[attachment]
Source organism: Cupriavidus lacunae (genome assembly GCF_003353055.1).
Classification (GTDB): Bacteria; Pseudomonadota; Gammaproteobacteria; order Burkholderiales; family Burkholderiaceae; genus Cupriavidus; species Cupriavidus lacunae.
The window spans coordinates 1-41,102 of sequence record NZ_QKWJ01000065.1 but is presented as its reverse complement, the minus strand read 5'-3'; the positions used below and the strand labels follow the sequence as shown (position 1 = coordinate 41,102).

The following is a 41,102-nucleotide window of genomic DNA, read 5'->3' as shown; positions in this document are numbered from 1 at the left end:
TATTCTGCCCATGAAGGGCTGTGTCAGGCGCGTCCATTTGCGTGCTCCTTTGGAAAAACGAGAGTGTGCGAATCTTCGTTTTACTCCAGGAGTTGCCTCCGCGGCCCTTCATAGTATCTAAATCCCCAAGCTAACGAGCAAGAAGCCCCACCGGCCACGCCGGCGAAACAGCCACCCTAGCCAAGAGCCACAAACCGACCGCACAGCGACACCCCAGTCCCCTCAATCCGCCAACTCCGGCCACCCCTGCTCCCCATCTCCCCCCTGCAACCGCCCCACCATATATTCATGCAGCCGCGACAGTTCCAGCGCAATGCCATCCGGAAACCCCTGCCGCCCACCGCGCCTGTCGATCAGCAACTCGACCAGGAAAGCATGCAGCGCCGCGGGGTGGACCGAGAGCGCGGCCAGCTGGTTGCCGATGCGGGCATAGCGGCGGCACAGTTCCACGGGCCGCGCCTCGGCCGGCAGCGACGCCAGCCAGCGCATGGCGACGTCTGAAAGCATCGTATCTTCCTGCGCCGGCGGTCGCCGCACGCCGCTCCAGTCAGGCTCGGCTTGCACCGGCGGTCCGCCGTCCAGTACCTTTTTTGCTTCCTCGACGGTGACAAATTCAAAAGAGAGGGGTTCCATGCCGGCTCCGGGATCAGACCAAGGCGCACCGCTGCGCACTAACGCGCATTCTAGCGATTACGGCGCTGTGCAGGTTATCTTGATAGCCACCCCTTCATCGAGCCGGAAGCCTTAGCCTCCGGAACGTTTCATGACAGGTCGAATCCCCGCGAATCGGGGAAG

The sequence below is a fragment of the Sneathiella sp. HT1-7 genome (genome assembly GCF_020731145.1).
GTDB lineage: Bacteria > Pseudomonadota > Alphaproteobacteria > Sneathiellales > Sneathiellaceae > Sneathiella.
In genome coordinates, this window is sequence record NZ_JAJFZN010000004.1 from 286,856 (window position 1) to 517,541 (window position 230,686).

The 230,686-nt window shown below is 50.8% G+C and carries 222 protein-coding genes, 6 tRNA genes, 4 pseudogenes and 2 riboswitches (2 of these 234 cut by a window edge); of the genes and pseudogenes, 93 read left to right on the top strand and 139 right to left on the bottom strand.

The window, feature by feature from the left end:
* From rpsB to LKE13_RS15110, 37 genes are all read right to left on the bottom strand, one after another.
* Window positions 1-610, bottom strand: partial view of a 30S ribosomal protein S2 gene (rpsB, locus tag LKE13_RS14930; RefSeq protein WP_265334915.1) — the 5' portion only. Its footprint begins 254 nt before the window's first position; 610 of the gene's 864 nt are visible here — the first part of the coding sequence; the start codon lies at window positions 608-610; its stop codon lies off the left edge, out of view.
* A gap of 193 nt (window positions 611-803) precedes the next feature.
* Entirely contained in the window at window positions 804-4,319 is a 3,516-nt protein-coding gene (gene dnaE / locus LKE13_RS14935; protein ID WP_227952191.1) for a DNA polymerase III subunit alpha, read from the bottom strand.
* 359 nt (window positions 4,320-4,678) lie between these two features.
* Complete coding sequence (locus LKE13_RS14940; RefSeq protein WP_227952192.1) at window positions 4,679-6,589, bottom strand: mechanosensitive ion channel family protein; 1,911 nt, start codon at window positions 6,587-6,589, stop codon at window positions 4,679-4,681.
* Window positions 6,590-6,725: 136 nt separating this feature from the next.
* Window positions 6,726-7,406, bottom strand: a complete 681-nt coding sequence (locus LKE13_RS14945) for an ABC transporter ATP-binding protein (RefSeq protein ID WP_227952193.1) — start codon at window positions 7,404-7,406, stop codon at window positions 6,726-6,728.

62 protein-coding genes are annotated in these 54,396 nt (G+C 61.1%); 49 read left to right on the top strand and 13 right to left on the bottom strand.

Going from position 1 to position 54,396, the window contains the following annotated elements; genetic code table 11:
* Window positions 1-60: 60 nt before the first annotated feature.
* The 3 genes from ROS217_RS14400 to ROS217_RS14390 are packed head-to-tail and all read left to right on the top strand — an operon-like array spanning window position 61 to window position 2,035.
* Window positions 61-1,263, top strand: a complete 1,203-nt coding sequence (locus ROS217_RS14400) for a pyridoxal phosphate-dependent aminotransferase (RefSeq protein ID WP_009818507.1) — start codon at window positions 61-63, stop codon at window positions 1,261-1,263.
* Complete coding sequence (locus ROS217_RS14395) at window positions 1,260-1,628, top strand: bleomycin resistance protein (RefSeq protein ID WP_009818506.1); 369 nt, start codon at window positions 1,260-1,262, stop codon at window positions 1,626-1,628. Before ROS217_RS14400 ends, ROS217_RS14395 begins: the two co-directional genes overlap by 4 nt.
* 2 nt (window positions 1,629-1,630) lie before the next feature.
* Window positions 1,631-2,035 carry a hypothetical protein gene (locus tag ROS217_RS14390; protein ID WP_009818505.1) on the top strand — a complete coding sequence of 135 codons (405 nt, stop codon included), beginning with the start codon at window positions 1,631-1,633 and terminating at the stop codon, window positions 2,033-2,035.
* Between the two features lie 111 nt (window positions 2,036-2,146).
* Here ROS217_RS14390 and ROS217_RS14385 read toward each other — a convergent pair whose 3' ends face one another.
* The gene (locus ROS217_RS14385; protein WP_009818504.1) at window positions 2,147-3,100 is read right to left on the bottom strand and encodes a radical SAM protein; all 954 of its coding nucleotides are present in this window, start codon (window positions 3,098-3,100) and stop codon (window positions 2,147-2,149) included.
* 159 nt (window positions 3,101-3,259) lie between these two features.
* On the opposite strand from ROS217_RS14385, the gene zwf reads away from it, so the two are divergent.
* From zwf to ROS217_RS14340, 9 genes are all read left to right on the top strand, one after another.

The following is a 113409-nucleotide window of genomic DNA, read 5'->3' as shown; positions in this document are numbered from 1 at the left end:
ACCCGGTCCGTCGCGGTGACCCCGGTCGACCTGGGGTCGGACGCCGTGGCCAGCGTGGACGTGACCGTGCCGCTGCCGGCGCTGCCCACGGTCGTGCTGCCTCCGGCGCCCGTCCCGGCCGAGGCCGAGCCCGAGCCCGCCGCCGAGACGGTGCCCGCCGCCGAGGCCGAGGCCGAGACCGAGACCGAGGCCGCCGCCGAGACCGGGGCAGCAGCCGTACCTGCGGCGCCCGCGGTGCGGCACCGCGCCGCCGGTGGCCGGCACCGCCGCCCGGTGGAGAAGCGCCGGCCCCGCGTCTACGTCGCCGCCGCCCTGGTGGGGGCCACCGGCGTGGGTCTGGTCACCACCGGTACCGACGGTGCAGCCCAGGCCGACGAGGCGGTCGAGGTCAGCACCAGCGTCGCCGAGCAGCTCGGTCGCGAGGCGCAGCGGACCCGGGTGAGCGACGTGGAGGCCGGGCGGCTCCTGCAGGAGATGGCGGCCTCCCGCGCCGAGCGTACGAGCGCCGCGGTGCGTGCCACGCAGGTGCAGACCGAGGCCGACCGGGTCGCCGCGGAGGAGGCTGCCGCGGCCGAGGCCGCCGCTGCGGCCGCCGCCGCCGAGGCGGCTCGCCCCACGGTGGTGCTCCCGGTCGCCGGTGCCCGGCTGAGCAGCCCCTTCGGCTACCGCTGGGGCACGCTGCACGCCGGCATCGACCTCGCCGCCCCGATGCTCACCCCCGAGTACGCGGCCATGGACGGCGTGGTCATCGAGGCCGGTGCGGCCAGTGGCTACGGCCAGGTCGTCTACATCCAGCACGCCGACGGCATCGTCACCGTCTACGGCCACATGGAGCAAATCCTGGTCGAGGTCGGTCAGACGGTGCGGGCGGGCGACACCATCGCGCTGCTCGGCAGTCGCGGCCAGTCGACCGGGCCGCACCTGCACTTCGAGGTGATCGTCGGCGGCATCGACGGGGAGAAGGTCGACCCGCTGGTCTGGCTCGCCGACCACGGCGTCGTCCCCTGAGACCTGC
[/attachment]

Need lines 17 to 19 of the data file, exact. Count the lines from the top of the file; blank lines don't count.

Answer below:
* Window positions 6,590-6,725: 136 nt separating this feature from the next.
* Window positions 6,726-7,406, bottom strand: a complete 681-nt coding sequence (locus LKE13_RS14945) for an ABC transporter ATP-binding protein (RefSeq protein ID WP_227952193.1) — start codon at window positions 7,404-7,406, stop codon at window positions 6,726-6,728.

62 protein-coding genes are annotated in these 54,396 nt (G+C 61.1%); 49 read left to right on the top strand and 13 right to left on the bottom strand.